Weekly Update 1-Roxana Perez-Mendez at Painted Bride

Below is my review of Roxana Perez-Mendez’s Encantada at the Painted Bride Art Center. The story is on the art page in the Weekly and below with some images added. Here’s Libby’s post on Perez-Mendez. And stay tuned for my fall roundup piece (also in the Weekly today) coming in another post.

Suite Dreams
A super-hotel serves as a metaphor for brainwashed consumerism.

Roxana Perez-Mendez
Someone please teach me how to shoot a picture through a peephole. My several attempts failed to capture the three luminous and quite lovely peephole scenes in Roxana Perez-Mendez’s installation.

After I saw Roxana Pérez-Méndez’s installation at the Painted Bride Art Center, I ran home and looked up “encantada” in my Spanish-English dictionary. “Delighted, charmed, pleased,” said the dictionary, but I already knew that: It’s the word of choice when you meet someone for the first time in, say, Puerto Rico. But I wondered about the word’s roots, and indeed, “encanto” is defined as, “charm, spell, enchantment.”

Roxana Perez-Mendez
One piece of the installation is a video collage of a beach scene with the improbably monolith on the beach brooding over the scene like a skinny Darth Vader.

It’s in that realm of conjuring and magic I’d put Pérez-Méndez’s “Encantada”—so much more than just “pleased to meet you.” The spare installation—which stretches over two floors and includes models, sculpture, soap samples and peephole environments—is a tall tale about the construction of El Encanto, the fictional tallest hotel in Puerto Rico. A symbol of all things new and shiny, El Encanto is everything advertising tries to sell you when it taps into your dreams. It’s the best car, the best vacation, the best house, the most opulent future, the impossible dream.

Roxana Perez-Mendez
The doilies encircling the top of El Encanto. Also birds circling. And are those bar codes on the plastic sheeting? The whole installation, with its distancing of the artist from the material reminded me of Gabe Martinez‘s wonderful Art Alliance piece in 2003, in which he was everywhere — and nowhere.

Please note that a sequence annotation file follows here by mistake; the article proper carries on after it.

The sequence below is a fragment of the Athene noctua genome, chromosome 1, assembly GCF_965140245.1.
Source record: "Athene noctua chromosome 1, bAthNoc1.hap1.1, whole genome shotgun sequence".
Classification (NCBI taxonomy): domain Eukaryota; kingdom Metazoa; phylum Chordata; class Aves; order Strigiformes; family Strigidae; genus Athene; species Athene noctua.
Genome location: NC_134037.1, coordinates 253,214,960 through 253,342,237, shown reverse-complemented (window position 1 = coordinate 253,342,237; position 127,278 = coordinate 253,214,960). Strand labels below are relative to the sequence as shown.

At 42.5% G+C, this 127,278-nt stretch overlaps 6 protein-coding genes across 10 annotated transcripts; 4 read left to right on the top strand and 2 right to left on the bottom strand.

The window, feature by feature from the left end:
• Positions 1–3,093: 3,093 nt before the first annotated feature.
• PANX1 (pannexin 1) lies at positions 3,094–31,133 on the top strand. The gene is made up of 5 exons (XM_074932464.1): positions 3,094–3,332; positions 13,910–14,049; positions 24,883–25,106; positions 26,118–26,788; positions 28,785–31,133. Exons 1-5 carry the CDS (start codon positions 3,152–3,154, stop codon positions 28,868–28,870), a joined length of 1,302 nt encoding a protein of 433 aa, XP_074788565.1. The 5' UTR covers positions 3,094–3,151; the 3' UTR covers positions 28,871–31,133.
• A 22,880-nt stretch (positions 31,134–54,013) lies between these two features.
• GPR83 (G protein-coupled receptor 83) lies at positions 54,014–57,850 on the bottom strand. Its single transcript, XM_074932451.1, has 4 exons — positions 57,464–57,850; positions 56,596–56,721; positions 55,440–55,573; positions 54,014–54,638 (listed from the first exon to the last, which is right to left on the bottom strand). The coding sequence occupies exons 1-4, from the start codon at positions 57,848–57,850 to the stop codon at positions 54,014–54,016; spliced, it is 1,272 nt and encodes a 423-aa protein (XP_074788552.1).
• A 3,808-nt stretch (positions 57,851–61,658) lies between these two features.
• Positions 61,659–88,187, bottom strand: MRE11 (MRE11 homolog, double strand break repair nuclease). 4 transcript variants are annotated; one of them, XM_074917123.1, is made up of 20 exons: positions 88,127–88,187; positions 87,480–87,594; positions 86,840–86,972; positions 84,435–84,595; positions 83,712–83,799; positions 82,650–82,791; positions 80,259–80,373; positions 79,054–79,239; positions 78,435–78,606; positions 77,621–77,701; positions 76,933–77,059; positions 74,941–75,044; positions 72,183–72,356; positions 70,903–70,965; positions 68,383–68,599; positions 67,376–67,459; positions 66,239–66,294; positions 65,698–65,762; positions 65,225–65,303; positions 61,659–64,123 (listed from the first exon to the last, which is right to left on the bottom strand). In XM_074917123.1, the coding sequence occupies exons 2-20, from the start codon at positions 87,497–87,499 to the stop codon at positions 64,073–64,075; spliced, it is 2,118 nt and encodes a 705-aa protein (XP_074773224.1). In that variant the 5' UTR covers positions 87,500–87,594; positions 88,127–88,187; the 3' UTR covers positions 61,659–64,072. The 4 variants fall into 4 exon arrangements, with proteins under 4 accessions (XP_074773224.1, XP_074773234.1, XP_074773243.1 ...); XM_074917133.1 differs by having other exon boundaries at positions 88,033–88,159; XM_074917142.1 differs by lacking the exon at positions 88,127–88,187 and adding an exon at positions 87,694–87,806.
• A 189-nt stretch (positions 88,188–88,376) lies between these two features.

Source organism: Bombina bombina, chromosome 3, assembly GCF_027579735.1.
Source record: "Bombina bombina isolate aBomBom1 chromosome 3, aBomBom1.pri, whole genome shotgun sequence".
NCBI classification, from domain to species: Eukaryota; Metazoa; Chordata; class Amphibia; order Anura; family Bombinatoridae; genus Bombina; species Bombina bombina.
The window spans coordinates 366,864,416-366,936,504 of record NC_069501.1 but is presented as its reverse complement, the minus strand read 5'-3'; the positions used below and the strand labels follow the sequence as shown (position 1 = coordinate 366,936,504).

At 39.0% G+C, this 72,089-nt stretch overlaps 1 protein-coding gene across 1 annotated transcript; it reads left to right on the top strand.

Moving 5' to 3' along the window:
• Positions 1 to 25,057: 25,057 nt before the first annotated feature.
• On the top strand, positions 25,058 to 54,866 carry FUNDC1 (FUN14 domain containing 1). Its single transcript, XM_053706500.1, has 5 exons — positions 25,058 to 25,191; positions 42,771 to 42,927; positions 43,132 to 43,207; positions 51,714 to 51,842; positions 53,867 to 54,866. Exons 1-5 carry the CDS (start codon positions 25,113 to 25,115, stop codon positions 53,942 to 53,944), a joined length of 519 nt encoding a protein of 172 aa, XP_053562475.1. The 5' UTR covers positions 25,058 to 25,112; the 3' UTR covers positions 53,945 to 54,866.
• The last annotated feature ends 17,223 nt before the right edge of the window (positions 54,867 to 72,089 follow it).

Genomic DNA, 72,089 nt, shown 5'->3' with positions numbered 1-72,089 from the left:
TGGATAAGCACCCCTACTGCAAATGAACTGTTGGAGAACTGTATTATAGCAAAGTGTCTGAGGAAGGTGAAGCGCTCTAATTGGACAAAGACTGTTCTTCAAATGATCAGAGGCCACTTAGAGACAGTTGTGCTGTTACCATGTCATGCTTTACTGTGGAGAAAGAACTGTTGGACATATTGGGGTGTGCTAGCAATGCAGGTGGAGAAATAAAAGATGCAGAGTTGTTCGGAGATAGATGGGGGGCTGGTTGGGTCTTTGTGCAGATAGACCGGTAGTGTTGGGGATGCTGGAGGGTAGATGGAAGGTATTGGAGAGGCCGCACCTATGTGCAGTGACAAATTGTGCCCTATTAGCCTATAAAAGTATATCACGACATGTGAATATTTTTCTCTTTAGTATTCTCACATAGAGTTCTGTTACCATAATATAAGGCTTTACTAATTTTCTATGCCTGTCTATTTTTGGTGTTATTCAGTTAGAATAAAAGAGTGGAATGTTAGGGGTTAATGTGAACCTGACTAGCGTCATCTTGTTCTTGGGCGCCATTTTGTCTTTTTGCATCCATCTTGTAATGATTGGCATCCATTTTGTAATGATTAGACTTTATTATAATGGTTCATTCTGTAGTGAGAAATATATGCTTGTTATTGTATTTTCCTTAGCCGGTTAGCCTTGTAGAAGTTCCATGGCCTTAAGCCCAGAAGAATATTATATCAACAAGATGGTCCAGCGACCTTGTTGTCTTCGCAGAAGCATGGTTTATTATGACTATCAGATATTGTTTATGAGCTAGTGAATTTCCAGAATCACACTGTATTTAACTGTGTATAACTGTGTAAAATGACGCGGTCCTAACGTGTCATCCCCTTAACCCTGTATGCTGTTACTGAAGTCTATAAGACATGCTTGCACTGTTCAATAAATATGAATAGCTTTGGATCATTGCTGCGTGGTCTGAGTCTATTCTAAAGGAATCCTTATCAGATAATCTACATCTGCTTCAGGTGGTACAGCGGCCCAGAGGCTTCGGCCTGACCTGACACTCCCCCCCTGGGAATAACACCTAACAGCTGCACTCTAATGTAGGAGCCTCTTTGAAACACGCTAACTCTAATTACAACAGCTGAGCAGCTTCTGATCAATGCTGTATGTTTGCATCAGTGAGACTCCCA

So what does this Emerald City accommodation look like? El Encanto, in its sculptural form, is an aqua-blue monolith sheathed in clear plastic and topped by what looks like a mantilla of doilies. Fanciful doesn’t begin to cover it.

Roxana Perez-Mendez
The model of the hotel’s grounds, with the digital swimming pools and synch swimmers.

In a tabletop model of the hotel’s grounds are two swimming pools in which synchronized swimmers spell out the hotel’s name. (The pools are video monitors, and the swimmers are the creator’s alter ego, the Incredible Shrinking Woman, digitally cloned into a whole team of performers.) The hotel’s rooms, seem through peepholes, reveal bright tableaux involving a woman (the artist) in a French maid’s uniform. There’s muzak wafting through the space, and a complementary bar of El Encanto soap to take home as a memento.

But all in all, this installation about the packaging of ideas could’ve used a little more packaging itself. The discrete objects would be more captivating with additional bows, bells and visual whistles to feed the eye as well as the brain.

Roxana Perez-Mendez
artblog intern, Caitlin, helping herself to the complementary bar of El encanto soap.

Pérez-Méndez is an artist with formidable technical skills, and her work, which focuses on ideas about identity, dreams and lies, is always smart. It’s great to think about, and many of the parts are great to look at. Previously, the artist was the glamorous leading lady of her own video installations. But recently, as in this piece, she’s stepped behind the scene to become instead the Oz-like impresario who orchestrates the tableau. The glam performance work was hot, being both simpler and closer to autobiography, and the installation is cool. I look forward to a day when the artist finds a way to combine the hot and cool.

Talia Greene
Talia Greene’s drysophila-fueled digital prints are a mix of yuck and awe, bugs and hair. But there’s something about the idea of masses of things adding up to something bigger is great. I immediately want to compare this with photographer of collected objects that make up bigger pictures, Vik Muniz. More on him here.

And don’t miss Talia Greene’s digital bug wonderland in the Bride’s Café Gallery.

Talia Greene
Here’s the rune-like array of imagery the artist has made with the humble laboratory insects which she gets in bags and dumps on the scanner and manipulates. The artist told a group of us that unlike what you might think, she still has spider-phobia when she sees one in her house, although, spider-phobia tinged with scientific inquiry.

The InLiquid artist’s canny scan-bed imagery—she pours the dead bugs on the scanner and moves them around to make her images—reverberates with ideas of the good and the bad of science and technology.

“Encantada”; “Talia Greene: Solo Exhibition”
Through Oct. 14. Painted Bride Art Center, 230 Vine St. 215.925.9914.